Tuesday, 17 November 2009

Should the charge be rape?

From the Herald today, on the misnamed "police sex case":
"He is a police officer, he can arrest, he can check relationships, he can check up on people. They were all lawful powers the police have and use every day, but when they are used for personal gain by a police officer it is corruption," Ms Toohey said.

He was short of money, and once he had leverage to use that power she had no chance.

The woman said she hated giving him sex for free, but when he pulled her over for traffic offences he told her she would get about $1000 worth of tickets and he could get her car towed, she said.
Surely this kind of duress undermines the free giving of consent?

I wonder if the jury will come back today. It will be very difficult I imagine for many people to believe a prostitute over a police man.


Tidge said...

This case has had me shouting at the TV since it began. I can't believe he's not being tried for rape. I can only assume her lawyer advised her against it, knowing what most people's opinions on the ability of prostitutes to be raped is - i.e. they can't be. Makes me sick.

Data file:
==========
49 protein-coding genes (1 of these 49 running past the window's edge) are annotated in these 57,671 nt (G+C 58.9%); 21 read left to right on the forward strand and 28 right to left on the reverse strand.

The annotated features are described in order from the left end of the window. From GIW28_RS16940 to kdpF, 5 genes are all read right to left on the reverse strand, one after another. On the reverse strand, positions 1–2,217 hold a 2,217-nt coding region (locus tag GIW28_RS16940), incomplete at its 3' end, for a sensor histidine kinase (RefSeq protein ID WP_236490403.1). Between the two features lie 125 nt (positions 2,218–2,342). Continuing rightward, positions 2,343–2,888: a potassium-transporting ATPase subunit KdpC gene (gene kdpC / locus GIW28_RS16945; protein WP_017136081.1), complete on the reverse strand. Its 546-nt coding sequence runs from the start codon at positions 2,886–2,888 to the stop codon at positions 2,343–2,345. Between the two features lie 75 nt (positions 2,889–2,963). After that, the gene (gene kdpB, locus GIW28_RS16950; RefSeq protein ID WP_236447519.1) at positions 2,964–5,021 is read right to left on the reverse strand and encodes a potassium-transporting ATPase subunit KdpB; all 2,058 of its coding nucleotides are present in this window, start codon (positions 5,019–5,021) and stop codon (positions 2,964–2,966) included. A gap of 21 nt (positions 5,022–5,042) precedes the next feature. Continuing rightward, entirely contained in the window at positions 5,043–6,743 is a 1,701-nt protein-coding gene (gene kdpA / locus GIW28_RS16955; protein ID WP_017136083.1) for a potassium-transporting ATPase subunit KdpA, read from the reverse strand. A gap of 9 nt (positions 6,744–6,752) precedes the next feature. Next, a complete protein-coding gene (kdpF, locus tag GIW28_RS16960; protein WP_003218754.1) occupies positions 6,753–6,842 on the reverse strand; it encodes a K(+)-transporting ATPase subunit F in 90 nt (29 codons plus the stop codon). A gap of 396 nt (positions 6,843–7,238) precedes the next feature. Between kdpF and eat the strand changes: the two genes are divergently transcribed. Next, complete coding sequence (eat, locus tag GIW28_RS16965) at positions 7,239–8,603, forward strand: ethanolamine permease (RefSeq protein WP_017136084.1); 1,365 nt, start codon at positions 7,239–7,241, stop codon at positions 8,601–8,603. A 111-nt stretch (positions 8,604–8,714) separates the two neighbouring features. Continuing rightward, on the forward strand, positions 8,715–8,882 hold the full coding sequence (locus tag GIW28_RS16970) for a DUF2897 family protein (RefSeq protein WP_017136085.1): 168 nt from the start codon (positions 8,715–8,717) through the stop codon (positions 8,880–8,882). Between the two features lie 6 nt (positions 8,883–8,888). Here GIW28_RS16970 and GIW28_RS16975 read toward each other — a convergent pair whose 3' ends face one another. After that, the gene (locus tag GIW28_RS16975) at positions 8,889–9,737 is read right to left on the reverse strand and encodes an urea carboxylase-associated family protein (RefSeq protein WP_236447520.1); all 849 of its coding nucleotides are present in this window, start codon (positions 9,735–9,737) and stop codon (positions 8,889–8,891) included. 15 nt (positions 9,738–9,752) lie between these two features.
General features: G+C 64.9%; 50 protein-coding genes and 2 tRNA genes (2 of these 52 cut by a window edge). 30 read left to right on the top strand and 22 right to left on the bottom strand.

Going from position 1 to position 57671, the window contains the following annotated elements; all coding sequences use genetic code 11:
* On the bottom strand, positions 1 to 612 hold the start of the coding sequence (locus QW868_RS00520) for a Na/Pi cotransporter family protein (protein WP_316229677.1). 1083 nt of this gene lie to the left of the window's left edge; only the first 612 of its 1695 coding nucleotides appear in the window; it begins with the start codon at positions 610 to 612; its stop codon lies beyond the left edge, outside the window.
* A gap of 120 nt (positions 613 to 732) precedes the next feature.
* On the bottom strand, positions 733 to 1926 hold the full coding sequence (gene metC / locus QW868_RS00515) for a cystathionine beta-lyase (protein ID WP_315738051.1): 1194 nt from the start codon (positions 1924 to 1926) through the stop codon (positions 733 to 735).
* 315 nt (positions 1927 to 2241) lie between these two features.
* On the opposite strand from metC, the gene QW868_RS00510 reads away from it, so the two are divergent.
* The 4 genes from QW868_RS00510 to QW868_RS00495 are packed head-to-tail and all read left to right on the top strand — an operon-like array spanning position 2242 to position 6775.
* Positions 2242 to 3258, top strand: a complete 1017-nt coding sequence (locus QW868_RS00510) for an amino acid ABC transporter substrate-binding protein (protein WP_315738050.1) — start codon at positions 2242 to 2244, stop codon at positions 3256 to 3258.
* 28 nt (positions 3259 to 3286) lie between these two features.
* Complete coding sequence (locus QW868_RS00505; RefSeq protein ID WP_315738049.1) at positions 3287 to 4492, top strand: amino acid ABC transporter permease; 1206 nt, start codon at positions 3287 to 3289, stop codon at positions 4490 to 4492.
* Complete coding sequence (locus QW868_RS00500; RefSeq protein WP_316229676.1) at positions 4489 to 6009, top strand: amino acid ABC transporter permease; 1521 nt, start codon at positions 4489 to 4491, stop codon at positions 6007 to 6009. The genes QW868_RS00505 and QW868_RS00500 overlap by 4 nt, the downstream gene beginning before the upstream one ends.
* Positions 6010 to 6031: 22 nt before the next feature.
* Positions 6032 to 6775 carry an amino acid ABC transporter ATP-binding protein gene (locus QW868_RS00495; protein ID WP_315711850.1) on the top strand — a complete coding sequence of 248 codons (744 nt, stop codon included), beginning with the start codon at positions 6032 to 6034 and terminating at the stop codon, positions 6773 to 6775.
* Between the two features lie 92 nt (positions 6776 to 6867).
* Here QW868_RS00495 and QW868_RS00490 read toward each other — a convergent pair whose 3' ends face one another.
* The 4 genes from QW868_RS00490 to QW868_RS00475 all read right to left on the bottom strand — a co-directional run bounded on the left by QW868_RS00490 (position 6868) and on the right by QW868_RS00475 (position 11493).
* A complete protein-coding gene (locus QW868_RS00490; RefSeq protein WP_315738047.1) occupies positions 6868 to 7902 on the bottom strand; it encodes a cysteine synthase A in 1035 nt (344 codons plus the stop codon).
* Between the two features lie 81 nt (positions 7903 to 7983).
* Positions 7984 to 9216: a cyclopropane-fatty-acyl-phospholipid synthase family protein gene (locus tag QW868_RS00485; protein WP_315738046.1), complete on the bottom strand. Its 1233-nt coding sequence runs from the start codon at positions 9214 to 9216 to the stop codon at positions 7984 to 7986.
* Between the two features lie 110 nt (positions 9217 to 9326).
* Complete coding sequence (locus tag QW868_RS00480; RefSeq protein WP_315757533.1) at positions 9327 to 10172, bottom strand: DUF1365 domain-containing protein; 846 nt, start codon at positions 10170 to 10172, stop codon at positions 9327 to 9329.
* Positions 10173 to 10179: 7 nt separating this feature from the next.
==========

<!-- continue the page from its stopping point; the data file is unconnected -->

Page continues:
Fi said...

Yeah, first thing I thought was "using threats to coerce someone into having sex... isn't that RAPE?" So much of the language being used is sick; how many times has the phrase "giving him sex" been used?

Bavardess said...

Absolutely, it's rape. No question. It makes me so angry that we are still having this debate in our society.

Luddite Journo said...

It's like we are too scared to name some acts as abusive as they are. I wonder too, if the rapist would have been charged with rape if he had not been a police officer?
EG, a city council official using rates arrears as a way of coercing someone into having sex with them?
Seems to me the issue here is not only that some of us do not seem to believe women working in the sex industry have any say over who they are sexual with, but also that we are squeamish about quite how many police officers do not seem to respect our, admittedly limited, legal definitions of consent.
Thanks for the post, have been thinking about this too.